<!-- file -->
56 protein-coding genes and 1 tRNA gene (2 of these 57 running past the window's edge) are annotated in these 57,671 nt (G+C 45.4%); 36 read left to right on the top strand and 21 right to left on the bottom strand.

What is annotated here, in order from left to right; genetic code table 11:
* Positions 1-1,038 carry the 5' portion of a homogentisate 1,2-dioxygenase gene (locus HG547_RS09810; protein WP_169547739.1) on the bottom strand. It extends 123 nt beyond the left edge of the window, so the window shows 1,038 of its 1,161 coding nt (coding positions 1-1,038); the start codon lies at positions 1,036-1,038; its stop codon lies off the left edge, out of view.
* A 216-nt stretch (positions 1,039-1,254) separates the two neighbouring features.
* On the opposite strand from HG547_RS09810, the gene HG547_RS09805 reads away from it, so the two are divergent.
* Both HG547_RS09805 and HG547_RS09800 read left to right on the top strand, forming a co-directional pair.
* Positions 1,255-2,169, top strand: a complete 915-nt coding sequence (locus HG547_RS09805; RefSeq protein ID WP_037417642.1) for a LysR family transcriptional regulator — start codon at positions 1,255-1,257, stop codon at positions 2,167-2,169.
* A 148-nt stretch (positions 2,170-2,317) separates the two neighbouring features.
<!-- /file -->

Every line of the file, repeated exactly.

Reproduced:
56 protein-coding genes and 1 tRNA gene (2 of these 57 running past the window's edge) are annotated in these 57,671 nt (G+C 45.4%); 36 read left to right on the top strand and 21 right to left on the bottom strand.

What is annotated here, in order from left to right; genetic code table 11:
* Positions 1-1,038 carry the 5' portion of a homogentisate 1,2-dioxygenase gene (locus HG547_RS09810; protein WP_169547739.1) on the bottom strand. It extends 123 nt beyond the left edge of the window, so the window shows 1,038 of its 1,161 coding nt (coding positions 1-1,038); the start codon lies at positions 1,036-1,038; its stop codon lies off the left edge, out of view.
* A 216-nt stretch (positions 1,039-1,254) separates the two neighbouring features.
* On the opposite strand from HG547_RS09810, the gene HG547_RS09805 reads away from it, so the two are divergent.
* Both HG547_RS09805 and HG547_RS09800 read left to right on the top strand, forming a co-directional pair.
* Positions 1,255-2,169, top strand: a complete 915-nt coding sequence (locus HG547_RS09805; RefSeq protein ID WP_037417642.1) for a LysR family transcriptional regulator — start codon at positions 1,255-1,257, stop codon at positions 2,167-2,169.
* A 148-nt stretch (positions 2,170-2,317) separates the two neighbouring features.